Passivhaus Air Testing
Ensure energy efficiency and comfort with Passivhaus air testing. Learn how this rigorous testing method helps you create airtight, eco-friendly homes.
Passivhaus Air Tightness Testing
Passivhaus buildings prioritise occupant comfort by maintaining a continuous supply of fresh air while eliminating cold draughts, with air tightness testing playing a pivotal role in ensuring these standards are met.
Passivhaus Standards and Crucial Role of Air Tightness
In accordance with the stringent requirements of the Passivhaus Standard, achieving exceptional air tightness, defined as (n50) ≤ 0.6 h-1 @ 50 Pa, is essential not only for minimizing heating demand and eliminating cold draughts but also for preventing long-term issues such as interstitial condensation, as endorsed by the Passive House Trust. To attain this exceptional standard, it is imperative to establish a continuous, robust air barrier encompassing the building’s thermal envelope. Effective communication, comprehensive project management, and ongoing training, including ‘toolbox talk’ sessions for construction personnel, are crucial for ensuring the successful implementation of airtightness measures. Multiple air pressure tests, conducted at distinct stages of construction, should employ consistent test conditions and volumes to validate the building’s airtightness. For each test, adequate building preparation must be observed, including sealing ventilation system components, closing internal doors, and carefully recording all sealed openings to ensure a reliable assessment of the structure’s compliance with Passivhaus airtightness standards, as recommended by ATTMA TSL4 guidelines.
– Part L Compliance
– Smoke Shaft Testing for Automatic Opening Ventilation (AOV)
– Room Integrity Testing
– Smoke Testing
– Multi-fan Commercial Testing
– Existing Buildings Testing
– Air Tightness Design Reviews
– Plenum and Raised Access Testing (RAF) to BG65 Standards
– Air Sealing in preparation for Air Tightness Testing
Air leakage testing, a requirement under Part L of the Building Regulations, assesses a building’s energy performance by measuring the volume of air escaping per hour per square meter at a specific pressure level (usually 50 Pascals). This test helps identify gaps and cracks in the building envelope, through which conditioned air can escape, leading to increased heating or cooling costs and potential carbon dioxide emissions. Conducted using a calibrated blower door system, the test takes approximately twenty minutes to a few hours and involves a fan, manometer, and software to determine results. Building Compliance Testing offers a comprehensive service, including design reviews, site inspections, and training, alongside other services such as smoke testing, air tightness design reviews, and Passivhaus testing, to ensure compliance and energy efficiency in various building types.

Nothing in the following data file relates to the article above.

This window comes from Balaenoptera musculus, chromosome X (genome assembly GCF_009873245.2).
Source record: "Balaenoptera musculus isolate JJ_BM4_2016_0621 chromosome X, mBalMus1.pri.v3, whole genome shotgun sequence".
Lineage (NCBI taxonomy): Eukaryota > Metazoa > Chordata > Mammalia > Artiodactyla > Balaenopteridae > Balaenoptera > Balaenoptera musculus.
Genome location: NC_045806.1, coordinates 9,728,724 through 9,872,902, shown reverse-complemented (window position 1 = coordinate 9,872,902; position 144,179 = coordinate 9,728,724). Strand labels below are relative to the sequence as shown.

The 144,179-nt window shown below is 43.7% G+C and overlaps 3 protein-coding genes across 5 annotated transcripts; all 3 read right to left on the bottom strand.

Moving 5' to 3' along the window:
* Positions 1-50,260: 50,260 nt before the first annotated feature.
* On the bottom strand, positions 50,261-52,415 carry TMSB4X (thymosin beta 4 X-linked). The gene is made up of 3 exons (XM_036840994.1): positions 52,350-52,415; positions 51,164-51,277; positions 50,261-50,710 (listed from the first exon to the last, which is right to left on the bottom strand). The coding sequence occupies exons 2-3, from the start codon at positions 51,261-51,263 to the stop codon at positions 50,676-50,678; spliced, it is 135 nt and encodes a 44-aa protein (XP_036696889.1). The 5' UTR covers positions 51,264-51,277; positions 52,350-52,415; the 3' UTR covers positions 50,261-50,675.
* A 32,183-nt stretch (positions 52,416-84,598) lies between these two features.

Frequently Asked Questions
What is required for an Air Tightness Test?
- Floor Plans and Section Drawings
- Site Address and Contact
- A copy of the Design-stage SAP report for dwellings
- A copy of the Design-stage BRUKL report for buildings other than dwellings i.e retail units
When do I know when I am ready for an Air Tightness Test?
- We will carry out the air tightness test once the unit is past the second fix stage and the following
elements within the unit are completed:
- All walls are finished, including cladding, windows and doors.
- Skirting boards are fitted and sealed around
- Sockets and lights are fitted and completed, in some cases caulked around (mention potty pads)
- All plumbing work is completed and gaps or holes around the service pipes are sealed.
- Leakage around the door frame, threshold and window boards are sealed.
What am I allowed to temporarily seal for an Air Tightness Test?
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